“Difficulties are meant to rouse, not discourage.”
-William Ellery Channing
The thought came to me when I was examining an elderly woman whose mobility was sharply reduced by a severe case of arthritis. Medicine and therapy had helped to decrease her pain, but she remained dependent on her daughter to bring her to our appointments. After I finished the exam, I explained to the daughter what tests needed to be done, and when our next visit was to take place.
The younger woman looked tired. Her face seemed to me to reflect a certain weariness of the soul that one learns to recognize from dealing with thousands of people who have too much on their plates.
“Is everything OK?”
She smiled and looked at the floor.
“Yes and no. I am grateful that you saw her on time, and that you explain things so well. But, as hard as her illnesses are on her, they are also hard on me.”
I think that I understand. Please tell me what it’s like to be her caregiver.
She looked at me with wonder. For sure I did not want to hear this; there is no way that I had the time. I encouraged her.
I have a few extra minutes. Go ahead; talk to me.
A long story short: Her mother saw four specialists and a primary care doctor besides me. She had to take off work for each of these visits, plus for any of the X Ray or lab appointments that the doctors made. Most of the time she had to wait a minimum of 45 minutes before her mother was called into the exam room. She was concerned: She had a career that was important to her, but she worried that her boss’s patience was running thin.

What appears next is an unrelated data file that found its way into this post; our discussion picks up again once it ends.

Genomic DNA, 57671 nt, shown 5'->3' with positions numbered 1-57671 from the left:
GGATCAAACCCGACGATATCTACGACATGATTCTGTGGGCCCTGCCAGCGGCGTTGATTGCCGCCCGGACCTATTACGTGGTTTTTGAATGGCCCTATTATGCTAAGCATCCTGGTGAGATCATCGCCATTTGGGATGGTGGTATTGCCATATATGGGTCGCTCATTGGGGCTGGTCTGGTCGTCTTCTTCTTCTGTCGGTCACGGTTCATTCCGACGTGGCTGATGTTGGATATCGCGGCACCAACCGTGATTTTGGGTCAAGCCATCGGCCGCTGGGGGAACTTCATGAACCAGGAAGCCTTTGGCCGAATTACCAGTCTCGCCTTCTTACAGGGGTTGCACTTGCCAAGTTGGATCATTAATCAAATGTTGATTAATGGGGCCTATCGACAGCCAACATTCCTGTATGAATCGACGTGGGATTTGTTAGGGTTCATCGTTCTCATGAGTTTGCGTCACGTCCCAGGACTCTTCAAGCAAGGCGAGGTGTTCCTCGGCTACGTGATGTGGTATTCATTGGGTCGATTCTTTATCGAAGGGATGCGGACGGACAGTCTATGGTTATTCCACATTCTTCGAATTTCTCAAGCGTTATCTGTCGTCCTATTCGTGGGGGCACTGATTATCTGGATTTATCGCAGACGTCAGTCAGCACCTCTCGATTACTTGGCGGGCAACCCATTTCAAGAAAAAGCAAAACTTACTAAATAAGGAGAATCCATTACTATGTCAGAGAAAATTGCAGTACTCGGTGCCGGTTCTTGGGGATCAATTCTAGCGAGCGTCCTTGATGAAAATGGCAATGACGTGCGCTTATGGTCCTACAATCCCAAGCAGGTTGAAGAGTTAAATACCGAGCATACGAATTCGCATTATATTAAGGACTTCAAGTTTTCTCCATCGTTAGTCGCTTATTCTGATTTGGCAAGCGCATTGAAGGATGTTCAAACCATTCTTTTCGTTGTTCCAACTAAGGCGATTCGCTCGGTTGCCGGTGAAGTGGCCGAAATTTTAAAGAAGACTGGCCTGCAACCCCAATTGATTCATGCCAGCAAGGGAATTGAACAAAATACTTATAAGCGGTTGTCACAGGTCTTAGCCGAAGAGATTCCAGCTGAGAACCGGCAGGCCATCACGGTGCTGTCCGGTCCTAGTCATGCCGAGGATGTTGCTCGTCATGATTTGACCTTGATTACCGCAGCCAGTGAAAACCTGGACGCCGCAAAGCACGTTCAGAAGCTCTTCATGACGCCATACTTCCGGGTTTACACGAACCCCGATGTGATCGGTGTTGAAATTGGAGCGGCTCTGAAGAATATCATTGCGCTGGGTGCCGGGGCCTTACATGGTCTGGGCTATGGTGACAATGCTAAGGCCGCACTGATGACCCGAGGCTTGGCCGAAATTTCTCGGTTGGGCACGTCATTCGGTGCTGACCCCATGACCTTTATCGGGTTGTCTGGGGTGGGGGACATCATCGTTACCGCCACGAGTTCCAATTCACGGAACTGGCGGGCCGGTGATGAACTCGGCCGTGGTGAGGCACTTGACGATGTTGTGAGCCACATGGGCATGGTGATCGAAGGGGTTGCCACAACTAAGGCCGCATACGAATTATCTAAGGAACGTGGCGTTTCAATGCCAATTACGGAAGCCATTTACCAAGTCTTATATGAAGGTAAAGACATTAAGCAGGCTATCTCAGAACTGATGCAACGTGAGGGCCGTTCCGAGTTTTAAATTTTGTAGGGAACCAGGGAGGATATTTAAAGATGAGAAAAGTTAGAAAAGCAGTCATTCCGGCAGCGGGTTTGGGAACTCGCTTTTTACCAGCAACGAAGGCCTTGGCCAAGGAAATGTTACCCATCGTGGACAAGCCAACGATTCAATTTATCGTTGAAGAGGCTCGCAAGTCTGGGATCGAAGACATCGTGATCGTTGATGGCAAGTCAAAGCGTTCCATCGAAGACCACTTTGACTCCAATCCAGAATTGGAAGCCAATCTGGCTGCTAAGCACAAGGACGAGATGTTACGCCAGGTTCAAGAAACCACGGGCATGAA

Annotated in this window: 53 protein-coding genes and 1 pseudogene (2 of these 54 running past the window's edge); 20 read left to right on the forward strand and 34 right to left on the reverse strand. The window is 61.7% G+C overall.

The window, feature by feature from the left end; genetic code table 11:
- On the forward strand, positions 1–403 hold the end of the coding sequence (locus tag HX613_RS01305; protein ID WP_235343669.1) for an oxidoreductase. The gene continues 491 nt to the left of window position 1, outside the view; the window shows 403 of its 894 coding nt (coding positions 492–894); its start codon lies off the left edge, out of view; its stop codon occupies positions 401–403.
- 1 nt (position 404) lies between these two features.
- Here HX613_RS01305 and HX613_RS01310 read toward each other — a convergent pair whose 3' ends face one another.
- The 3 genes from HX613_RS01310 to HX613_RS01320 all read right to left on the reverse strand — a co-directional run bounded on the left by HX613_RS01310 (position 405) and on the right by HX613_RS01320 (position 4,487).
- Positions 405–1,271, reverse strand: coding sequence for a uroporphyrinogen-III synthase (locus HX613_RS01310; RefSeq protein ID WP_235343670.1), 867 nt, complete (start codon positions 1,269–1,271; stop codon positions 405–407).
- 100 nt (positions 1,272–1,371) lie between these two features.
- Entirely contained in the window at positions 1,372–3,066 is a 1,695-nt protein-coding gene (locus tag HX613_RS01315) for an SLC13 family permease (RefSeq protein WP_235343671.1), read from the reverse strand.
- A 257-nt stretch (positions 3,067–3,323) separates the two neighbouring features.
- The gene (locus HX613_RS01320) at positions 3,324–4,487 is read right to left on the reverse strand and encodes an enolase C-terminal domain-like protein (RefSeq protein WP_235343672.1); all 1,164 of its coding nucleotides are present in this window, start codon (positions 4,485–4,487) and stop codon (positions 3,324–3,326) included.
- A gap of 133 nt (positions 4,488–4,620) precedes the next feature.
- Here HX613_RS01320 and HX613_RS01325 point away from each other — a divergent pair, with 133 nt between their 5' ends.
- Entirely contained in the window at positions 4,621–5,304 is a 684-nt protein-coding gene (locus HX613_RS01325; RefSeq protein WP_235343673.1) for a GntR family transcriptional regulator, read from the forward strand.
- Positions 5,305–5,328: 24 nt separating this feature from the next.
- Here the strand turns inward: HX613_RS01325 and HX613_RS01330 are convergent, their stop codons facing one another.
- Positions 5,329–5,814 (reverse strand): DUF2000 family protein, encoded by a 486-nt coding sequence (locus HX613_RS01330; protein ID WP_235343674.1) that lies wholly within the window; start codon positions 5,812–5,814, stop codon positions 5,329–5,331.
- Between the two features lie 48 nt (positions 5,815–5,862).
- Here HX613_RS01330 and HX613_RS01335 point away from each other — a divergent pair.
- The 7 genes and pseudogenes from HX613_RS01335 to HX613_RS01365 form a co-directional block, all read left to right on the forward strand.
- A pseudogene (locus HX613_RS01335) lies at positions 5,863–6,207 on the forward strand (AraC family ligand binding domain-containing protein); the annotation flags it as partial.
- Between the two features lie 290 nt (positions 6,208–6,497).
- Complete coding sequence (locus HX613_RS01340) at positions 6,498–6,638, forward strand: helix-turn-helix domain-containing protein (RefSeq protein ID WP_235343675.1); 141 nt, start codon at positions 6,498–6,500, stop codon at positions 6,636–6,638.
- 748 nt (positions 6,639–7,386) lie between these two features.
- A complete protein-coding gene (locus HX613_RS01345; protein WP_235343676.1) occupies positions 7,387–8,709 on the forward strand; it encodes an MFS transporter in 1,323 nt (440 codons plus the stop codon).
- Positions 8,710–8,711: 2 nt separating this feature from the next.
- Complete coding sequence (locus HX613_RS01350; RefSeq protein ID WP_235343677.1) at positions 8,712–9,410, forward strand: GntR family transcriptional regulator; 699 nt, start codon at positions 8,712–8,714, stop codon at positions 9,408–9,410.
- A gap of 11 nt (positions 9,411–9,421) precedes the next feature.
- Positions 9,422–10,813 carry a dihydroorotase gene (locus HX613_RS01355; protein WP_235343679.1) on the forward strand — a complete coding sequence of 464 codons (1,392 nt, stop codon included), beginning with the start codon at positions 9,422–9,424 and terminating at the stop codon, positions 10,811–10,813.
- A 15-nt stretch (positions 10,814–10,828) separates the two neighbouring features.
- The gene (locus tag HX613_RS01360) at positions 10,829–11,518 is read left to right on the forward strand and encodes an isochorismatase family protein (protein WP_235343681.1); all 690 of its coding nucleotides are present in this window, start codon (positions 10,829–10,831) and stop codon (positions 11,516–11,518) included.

Access. Something that I was not taught in medical school. Not one thought devoted to how patients got to the doctor’s office; their pharmacies; their blood and X Ray test appointments. Very few whispers as to how these services got paid for. You can be a genius at recognizing and treating illnesses. If your patient has no way of getting to your office, your knowledge is useless.
Where do you buy your medicine?
“There is a Walgreens a block away from her apartment.”
It occurred to me that Walgreens, CVS, and all drugstores were wonderful places for people to get their medical care. They are everywhere. They encourage people to visit. Later on, when Walgreens and CVS began to sponsor primary care offices, someone told me that they did not make a profit on these offices. They make money on prescriptions sold, and on the sundry purchases that people just cannot leave a pharmacy without making.
I called one of the marketing officers for the health care organization that employed me.
“We have electronic medical records. We could share access with the primary care office at the neighborhood pharmacy. They employ a nurse to get vital signs and review prescribed medicines. We can connect by videoconference. There are “medical robots” available at reasonable cost that will record breath and heart sounds and transmit images of the eyes and throat, also recordable. We can make a disposition and order appropriate studies. No reason for this lady’s daughter to leave work.”
I was told that insurance would not pay enough for this kind of service. I was discouraged from looking into this matter. Once again, it was not about what was good for the patient. The medical center has to be fed.